New John Jay College Report Looks at Juvenile Justice Reforms
The Research and Evaluation Center at John Jay College of Criminal Justice recently released a comprehensive report that discusses state juvenile justice reforms. “Pioneers of Youth Justice Reform: Achieving System Change Using Resolution, Reinvestment and Realignment Strategies” explores various reform initiatives that have reduced each state’s reliance on confinement facilities for youth.
Imprisonment is a costly punishment for adults and juveniles, both monetarily and in terms of its impact on recidivism. Incarceration currently is a multi-billion dollar industry and typically accounts for a majority of state criminal justice budget expenditures. Given the current economic recession, the need for state officials to explore mechanisms for reducing expenses is greater than ever. Equally as important, incarceration is associated with an increased likelihood of reoffending. Statistics indicate that two-thirds of inmates will be arrested within three years of their release from prison. The destructive consequences of incarceration have led some states to look into alternatives to incarceration, especially for court-involved youth.
Political shifts between incarceration and community-based alternatives for non-violent and low-risk offenders date back many years. The evolution of these shifts in the juvenile justice system can be traced back to California’s Probation Subsidy Act of 1965. California offered financial incentives to counties that supervised offenders in their homes or communities instead of sending them to secure state facilities. Both the state and counties benefited: California saved millions and counties received a portion of the savings to strengthen local probation and reentry services. Pennsylvania implemented a similar policy for youth in the 1970s, Wisconsin in the 1980s, and Ohio is the 1990s. The creation of financial incentives that encourage state and county governments to reduce spending on incarceration and increase the funding of community-based alternatives is known as reinvestment.
Other state and local governments have pursued different mechanisms for shifting from incarceration to community-based alternatives for youth offenders. In the early 1970s, perceiving meaningful reform as impossible, Massachusetts Department of Youth Services (DYS) Commissioner Jerome Miller shut down all juvenile facilities in the DYS. When assessments indicated that his closures did not compromise public safety, other states followed Miller’s lead. The use of managerial power to influence change is referred to as resolution.
The most enduring method of juvenile justice reform is realignment. Realignment is a shift in administrative responsibility from the state to county-level. It is based on the notion that local communities are in the best position to provide juvenile offenders with extensive and cost-effective supervision and treatment services. Wayne County, Michigan has operated a successfully realigned juvenile justice system since 2000. Texas has partially realigned its juvenile justice system such that counties are responsible for all misdemeanor offenders; they can still send a limited number of felony youth to state facilities. California realigned its youth justice system in 2007 when Governor Schwarzenegger passed Senate Bill 81, but Governor Brown recently backed away from a proposal to completely shut down the Division of Juvenile Justice by 2013. New York also is considering a realignment proposal in addition to financial incentives for reducing youth confinement (reinvestment) and Governor Cuomo’s closing of more than 20 state youth confinement facilities (resolution).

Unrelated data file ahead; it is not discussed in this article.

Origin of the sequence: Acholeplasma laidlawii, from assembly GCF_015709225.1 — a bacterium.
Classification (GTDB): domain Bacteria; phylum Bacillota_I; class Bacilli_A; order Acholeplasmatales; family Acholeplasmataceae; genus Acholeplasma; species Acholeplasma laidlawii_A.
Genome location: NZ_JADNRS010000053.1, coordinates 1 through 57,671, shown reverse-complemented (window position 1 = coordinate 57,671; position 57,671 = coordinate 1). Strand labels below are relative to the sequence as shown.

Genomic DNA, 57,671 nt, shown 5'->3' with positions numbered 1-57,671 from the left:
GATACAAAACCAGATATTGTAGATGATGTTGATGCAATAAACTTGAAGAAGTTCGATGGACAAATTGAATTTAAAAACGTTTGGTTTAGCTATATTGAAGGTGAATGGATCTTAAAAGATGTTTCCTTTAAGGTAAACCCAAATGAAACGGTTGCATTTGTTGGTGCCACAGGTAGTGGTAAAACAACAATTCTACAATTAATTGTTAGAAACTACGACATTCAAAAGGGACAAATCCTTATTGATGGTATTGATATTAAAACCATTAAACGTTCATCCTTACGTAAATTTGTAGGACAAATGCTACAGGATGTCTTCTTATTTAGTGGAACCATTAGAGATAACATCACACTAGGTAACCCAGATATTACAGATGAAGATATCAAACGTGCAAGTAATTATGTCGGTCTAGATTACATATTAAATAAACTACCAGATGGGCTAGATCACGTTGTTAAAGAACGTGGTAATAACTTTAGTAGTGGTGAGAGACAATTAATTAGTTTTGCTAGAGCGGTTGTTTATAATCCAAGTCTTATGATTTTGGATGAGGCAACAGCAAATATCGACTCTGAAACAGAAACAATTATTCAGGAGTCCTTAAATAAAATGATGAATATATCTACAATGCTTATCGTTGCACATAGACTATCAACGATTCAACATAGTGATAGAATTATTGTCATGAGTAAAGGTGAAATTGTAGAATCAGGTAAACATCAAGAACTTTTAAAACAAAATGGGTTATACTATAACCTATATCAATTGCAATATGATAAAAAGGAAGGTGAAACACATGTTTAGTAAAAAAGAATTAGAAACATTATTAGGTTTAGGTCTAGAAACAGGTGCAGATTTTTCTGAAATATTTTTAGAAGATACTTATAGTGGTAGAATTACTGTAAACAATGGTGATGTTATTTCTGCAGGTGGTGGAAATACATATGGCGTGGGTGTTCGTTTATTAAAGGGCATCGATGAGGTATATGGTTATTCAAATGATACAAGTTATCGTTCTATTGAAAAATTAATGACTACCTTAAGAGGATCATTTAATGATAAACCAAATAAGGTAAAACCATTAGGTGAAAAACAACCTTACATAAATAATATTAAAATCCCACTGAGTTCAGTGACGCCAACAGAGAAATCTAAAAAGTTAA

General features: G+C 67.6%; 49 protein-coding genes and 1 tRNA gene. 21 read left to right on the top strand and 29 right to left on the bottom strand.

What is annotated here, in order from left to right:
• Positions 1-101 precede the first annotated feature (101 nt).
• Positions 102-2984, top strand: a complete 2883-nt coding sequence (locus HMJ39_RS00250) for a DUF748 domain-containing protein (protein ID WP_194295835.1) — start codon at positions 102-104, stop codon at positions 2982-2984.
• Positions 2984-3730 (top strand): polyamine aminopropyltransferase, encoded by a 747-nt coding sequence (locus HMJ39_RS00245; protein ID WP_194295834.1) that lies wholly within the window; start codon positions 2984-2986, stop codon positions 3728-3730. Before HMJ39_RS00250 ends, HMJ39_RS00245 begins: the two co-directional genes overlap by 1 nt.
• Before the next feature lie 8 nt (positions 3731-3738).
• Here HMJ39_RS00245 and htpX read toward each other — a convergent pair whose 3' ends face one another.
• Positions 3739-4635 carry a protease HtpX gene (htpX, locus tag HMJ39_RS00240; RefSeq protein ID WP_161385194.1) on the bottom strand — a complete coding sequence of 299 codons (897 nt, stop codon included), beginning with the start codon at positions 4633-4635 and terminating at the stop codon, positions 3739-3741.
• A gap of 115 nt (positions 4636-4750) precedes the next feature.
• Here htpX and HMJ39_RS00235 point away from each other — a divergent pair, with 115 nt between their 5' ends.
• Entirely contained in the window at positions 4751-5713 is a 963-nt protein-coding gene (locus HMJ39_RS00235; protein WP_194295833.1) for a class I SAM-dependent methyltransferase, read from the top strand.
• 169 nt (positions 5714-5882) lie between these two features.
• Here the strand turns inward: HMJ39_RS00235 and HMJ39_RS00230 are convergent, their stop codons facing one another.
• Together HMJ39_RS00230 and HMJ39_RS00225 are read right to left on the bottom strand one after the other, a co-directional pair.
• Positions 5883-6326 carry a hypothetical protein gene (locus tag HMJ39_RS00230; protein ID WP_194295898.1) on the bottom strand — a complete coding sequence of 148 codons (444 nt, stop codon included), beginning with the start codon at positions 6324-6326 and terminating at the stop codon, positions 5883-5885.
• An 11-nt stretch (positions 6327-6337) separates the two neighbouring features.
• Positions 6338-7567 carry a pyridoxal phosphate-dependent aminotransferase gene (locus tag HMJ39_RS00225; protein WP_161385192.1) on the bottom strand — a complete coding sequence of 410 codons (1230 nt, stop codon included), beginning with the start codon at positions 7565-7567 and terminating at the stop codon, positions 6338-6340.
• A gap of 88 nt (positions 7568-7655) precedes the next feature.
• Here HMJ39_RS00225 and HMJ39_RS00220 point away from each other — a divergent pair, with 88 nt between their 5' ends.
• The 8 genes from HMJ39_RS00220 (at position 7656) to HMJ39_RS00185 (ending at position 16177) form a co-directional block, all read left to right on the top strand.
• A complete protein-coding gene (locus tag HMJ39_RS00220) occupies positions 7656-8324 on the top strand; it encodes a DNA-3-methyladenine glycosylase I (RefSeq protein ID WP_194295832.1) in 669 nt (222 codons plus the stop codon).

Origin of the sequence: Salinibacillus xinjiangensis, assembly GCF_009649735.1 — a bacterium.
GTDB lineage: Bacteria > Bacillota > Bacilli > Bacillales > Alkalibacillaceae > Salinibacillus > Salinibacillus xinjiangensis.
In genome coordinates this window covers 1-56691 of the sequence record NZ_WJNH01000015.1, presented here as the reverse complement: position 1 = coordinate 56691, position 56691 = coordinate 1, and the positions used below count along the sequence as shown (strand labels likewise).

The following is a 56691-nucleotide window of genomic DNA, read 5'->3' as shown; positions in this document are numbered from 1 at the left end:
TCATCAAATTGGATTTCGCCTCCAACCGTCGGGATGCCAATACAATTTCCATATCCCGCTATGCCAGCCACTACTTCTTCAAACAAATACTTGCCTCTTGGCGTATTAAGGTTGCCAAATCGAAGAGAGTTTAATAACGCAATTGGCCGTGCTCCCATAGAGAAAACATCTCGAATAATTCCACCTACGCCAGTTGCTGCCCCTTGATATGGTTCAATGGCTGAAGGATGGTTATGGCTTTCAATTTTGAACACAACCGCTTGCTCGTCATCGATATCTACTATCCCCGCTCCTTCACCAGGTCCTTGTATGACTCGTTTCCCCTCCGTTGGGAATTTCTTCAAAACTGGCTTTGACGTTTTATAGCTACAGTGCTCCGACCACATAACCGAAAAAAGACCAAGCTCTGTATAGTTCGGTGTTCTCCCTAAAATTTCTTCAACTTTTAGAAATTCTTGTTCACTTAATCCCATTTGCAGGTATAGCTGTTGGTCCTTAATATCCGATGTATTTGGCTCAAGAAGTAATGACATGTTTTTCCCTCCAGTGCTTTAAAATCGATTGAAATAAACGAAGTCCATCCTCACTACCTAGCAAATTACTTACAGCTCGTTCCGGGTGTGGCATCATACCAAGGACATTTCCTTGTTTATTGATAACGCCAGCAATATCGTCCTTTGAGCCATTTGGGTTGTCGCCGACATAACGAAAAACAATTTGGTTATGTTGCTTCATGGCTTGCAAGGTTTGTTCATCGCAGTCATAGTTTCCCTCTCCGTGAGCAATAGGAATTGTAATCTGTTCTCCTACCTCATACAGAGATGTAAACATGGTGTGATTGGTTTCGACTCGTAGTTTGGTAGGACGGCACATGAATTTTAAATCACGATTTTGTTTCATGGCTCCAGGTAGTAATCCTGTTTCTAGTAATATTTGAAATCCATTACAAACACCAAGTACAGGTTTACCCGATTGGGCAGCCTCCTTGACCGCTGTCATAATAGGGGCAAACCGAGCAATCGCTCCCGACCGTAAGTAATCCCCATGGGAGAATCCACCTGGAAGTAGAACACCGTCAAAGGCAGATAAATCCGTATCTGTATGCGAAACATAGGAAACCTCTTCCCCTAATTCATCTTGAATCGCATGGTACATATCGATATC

Impact of Reforms
The most discernible effect of resolution, reinvestment, and realignment is reductions in youth confinement, which inevitably saves states and counties millions. More importantly, it enables state and local governments to develop and provide supervision and treatment services to at-risk youth in their own communities or homes. Such programs demonstrate more promising outcomes than incarceration at a fraction of their cost.
Crime has been declining for more than a decade, which has facilitated the enactment of the aforementioned reforms. The crucial question for policymakers is: what will become of these reforms when crime increases, state budgets rebound, or political change occurs? Resolution may compel state and local governments to find short-term placements, but states can build new facilities over time. Likewise, reinvestment strategies are rescindable. If juvenile crime or budgetary resources increase, what would stop policymakers from scaling back reinvestment initiatives and shifting toward confinement? Realignment, however, is the most resistant to policy change and fluctuations in crime rates because it requires local governments to build their own localized systems. It is difficult to restore a centralized state agency that has been eliminated and replaced with smaller agencies managed at the local level. While it is too soon to determine its long-term effectiveness, realignment may be the optimal method for states to manage and fund juvenile justice.
Douglas N. Evans is a research analyst with the Research and Evaluation Center at John Jay College of Criminal Justice, City University of New York. He oversees research on youth justice initiatives, including the effects of policies and programs that divert resources from state institutions to community-based providers. He will earn the Ph.D. in criminal justice from Indiana University-Bloomington in 2012 and in September 2012, he will join the faculty at Mercy College of New York.